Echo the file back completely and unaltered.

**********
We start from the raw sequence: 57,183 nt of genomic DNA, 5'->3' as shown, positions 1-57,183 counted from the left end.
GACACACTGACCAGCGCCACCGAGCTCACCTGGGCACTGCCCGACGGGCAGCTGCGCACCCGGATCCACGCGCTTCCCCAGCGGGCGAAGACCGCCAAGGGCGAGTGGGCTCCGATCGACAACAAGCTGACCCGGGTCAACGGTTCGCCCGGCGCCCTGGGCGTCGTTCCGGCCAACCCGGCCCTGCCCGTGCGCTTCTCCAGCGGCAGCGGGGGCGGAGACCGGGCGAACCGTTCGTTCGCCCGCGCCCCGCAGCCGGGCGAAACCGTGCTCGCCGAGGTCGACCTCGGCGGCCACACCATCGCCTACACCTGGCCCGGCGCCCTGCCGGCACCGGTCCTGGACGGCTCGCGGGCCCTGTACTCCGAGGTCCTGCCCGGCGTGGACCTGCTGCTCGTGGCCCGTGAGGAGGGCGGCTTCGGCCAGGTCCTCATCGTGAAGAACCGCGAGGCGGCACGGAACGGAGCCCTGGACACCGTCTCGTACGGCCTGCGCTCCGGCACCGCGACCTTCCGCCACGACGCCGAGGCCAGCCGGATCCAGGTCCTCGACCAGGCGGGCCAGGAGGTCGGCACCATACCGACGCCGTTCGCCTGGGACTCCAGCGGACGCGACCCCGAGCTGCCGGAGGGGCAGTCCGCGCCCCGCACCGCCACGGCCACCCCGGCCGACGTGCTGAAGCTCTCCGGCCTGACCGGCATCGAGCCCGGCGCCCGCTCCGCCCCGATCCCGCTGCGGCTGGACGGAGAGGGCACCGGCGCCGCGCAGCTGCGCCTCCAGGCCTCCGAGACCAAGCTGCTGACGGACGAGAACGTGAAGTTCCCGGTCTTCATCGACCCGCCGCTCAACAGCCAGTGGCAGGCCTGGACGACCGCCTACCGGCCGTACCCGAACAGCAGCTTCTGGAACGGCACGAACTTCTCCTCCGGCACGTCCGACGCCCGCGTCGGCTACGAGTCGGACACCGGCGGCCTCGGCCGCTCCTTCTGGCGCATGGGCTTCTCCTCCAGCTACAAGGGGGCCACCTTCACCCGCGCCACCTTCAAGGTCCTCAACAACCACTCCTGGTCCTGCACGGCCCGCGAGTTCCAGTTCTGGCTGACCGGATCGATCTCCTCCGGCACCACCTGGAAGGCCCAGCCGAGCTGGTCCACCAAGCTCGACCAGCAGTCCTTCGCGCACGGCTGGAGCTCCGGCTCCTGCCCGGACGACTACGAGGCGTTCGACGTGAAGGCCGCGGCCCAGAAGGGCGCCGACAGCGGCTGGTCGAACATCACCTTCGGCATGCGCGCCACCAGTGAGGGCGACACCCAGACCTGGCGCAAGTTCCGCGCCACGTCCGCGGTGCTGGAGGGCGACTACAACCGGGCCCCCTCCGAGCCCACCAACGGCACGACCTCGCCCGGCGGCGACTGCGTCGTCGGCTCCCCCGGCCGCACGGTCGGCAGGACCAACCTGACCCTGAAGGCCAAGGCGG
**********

We start from the raw sequence: 57,183 nt of genomic DNA, 5'->3' as shown, positions 1-57,183 counted from the left end.
GACACACTGACCAGCGCCACCGAGCTCACCTGGGCACTGCCCGACGGGCAGCTGCGCACCCGGATCCACGCGCTTCCCCAGCGGGCGAAGACCGCCAAGGGCGAGTGGGCTCCGATCGACAACAAGCTGACCCGGGTCAACGGTTCGCCCGGCGCCCTGGGCGTCGTTCCGGCCAACCCGGCCCTGCCCGTGCGCTTCTCCAGCGGCAGCGGGGGCGGAGACCGGGCGAACCGTTCGTTCGCCCGCGCCCCGCAGCCGGGCGAAACCGTGCTCGCCGAGGTCGACCTCGGCGGCCACACCATCGCCTACACCTGGCCCGGCGCCCTGCCGGCACCGGTCCTGGACGGCTCGCGGGCCCTGTACTCCGAGGTCCTGCCCGGCGTGGACCTGCTGCTCGTGGCCCGTGAGGAGGGCGGCTTCGGCCAGGTCCTCATCGTGAAGAACCGCGAGGCGGCACGGAACGGAGCCCTGGACACCGTCTCGTACGGCCTGCGCTCCGGCACCGCGACCTTCCGCCACGACGCCGAGGCCAGCCGGATCCAGGTCCTCGACCAGGCGGGCCAGGAGGTCGGCACCATACCGACGCCGTTCGCCTGGGACTCCAGCGGACGCGACCCCGAGCTGCCGGAGGGGCAGTCCGCGCCCCGCACCGCCACGGCCACCCCGGCCGACGTGCTGAAGCTCTCCGGCCTGACCGGCATCGAGCCCGGCGCCCGCTCCGCCCCGATCCCGCTGCGGCTGGACGGAGAGGGCACCGGCGCCGCGCAGCTGCGCCTCCAGGCCTCCGAGACCAAGCTGCTGACGGACGAGAACGTGAAGTTCCCGGTCTTCATCGACCCGCCGCTCAACAGCCAGTGGCAGGCCTGGACGACCGCCTACCGGCCGTACCCGAACAGCAGCTTCTGGAACGGCACGAACTTCTCCTCCGGCACGTCCGACGCCCGCGTCGGCTACGAGTCGGACACCGGCGGCCTCGGCCGCTCCTTCTGGCGCATGGGCTTCTCCTCCAGCTACAAGGGGGCCACCTTCACCCGCGCCACCTTCAAGGTCCTCAACAACCACTCCTGGTCCTGCACGGCCCGCGAGTTCCAGTTCTGGCTGACCGGATCGATCTCCTCCGGCACCACCTGGAAGGCCCAGCCGAGCTGGTCCACCAAGCTCGACCAGCAGTCCTTCGCGCACGGCTGGAGCTCCGGCTCCTGCCCGGACGACTACGAGGCGTTCGACGTGAAGGCCGCGGCCCAGAAGGGCGCCGACAGCGGCTGGTCGAACATCACCTTCGGCATGCGCGCCACCAGTGAGGGCGACACCCAGACCTGGCGCAAGTTCCGCGCCACGTCCGCGGTGCTGGAGGGCGACTACAACCGGGCCCCCTCCGAGCCCACCAACGGCACGACCTCGCCCGGCGGCGACTGCGTCGTCGGCTCCCCCGGCCGCACGGTCGGCAGGACCAACCTGACCCTGAAGGCCAAGGCGG